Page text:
26 March 2015 Amid a surge in hostilities and an ongoing blockade, 2014 was a traumatic year for millions of people living in the occupied Palestinian territory, a senior United Nations humanitarian official said today, as the Organization released its latest report on the situation on the ground.
“Continued occupation undermines the ability of Palestinians to live normal lives,” UN Resident and Humanitarian Coordinator for the territory, James Rawley, said in conjunction with the release of the 2014 Annual Humanitarian Overview by the Office for the Coordination of Humanitarian Affairs (OCHA).
“Were these factors removed and related policies changed, international humanitarian assistance would not be necessary here,” he added, while acknowledging that last year had been a “devastating” one for Palestinians in both Gaza and the West Bank.
The OCHA report, entitled Fragmented Lives, recalls that 1.8 million people in Gaza experienced an escalation in hostilities during the 2014 conflict between Gaza-based Palestinian militants and Israeli forces, resulting in over 1,500 Palestinian civilian fatalities, including more than 550 children, and leaving some 100,000 residents without a home. In addition, five Israeli civilians, including a child, as well as a security guard were killed.
Moreover, it adds, reconstruction efforts in Gaza following the 51-day conflict have been slow, hampered by the continued blockade and the lack of funding, although the temporary Gaza Reconstruction Mechanism has enabled the import of construction material.
The ongoing crisis in the occupied Palestinian territory has been overwhelming relief efforts in recent months. Just last month, Mr. Rawley presented OCHA’s 2015 Strategic Response Plan in an effort to raise $705 million required to help the millions of Palestinians in Gaza and the West Bank with their sharply increasing humanitarian needs.
But, he warned, there were also many lingering difficulties. A lack of donor support for the Plan would result in the continued displacement of over 22,000 families while up to 1.6 million people across the occupied Palestinian territory would be deprived of adequate water and sanitation services, and food assistance. Access to basic healthcare and education would also be compromised.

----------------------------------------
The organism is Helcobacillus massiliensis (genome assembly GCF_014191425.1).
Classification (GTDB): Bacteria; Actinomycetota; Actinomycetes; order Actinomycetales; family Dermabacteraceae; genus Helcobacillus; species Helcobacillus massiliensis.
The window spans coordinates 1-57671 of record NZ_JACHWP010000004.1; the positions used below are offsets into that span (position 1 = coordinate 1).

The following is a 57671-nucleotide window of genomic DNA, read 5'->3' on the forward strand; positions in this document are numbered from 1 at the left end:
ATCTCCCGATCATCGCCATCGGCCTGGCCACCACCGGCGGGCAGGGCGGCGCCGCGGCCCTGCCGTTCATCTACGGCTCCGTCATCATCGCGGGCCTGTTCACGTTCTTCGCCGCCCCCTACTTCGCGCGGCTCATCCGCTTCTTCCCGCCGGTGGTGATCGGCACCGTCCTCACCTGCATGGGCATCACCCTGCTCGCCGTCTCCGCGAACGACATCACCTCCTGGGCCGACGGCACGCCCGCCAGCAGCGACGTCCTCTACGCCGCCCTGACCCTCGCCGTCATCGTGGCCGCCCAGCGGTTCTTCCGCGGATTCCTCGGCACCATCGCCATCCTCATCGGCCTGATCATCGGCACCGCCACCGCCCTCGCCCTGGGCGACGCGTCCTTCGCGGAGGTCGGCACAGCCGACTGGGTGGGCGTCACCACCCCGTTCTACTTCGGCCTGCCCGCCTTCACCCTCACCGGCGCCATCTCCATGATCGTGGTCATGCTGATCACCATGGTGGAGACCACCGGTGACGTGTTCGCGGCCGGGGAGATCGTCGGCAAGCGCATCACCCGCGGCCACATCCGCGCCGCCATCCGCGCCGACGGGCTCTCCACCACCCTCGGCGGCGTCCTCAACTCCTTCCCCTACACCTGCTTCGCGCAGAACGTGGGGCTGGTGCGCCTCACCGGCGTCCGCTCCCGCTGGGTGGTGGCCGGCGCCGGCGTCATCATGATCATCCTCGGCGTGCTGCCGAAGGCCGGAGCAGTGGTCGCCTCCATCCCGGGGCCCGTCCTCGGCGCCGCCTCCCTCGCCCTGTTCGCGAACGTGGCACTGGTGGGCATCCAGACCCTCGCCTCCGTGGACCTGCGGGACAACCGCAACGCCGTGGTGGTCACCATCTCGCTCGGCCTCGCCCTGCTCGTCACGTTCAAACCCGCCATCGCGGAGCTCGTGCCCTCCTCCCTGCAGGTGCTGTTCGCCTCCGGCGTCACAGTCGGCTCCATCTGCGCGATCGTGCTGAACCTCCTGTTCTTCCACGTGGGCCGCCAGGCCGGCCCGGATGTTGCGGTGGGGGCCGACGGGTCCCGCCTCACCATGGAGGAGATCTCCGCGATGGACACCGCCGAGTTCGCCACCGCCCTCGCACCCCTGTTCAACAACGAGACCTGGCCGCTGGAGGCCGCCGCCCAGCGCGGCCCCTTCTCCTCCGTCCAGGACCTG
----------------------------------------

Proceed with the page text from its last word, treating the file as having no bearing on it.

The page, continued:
In today’s press release, Mr. Rawley added that the problems for the occupied Palestinian territory were not only isolated to Gaza, where the ongoing blockade had placed a stranglehold on the enclave’s economy and restricted movement for its residents, but also spilled over into the West Bank, including East Jerusalem.
“A record number of 1,215 Palestinians were displaced due to home demolitions by Israeli authorities, while settlement and settler activity continued, in contravention of international law, and contributed to humanitarian vulnerability of affected Palestinian communities,” he noted.
In 2014, according to OCHA figures, the Israeli authorities destroyed 590 Palestinian-owned structures in Area C [over 60 per cent of the West Bank where Israel retains control over security, planning and building] and East Jerusalem causing the highest level of displacement in the West Bank since the Office began systematically monitoring the issue in 2008.
The UN has also noted that planning policies applied by Israel in Area C and East Jerusalem continue to discriminate against Palestinians, making it extremely difficult for them to obtain building permits.
Nevertheless, despite describing a grim outlook for the occupied Palestinian territory, the OCHA report also suggests a range of actions that would help achieve progress on the ground, including Israel fulfilling its “primary obligations to protect the Palestinian civilian population” and the fulfilment by all parties to the conflict of their legal obligations to conduct hostilities in accordance with international law.
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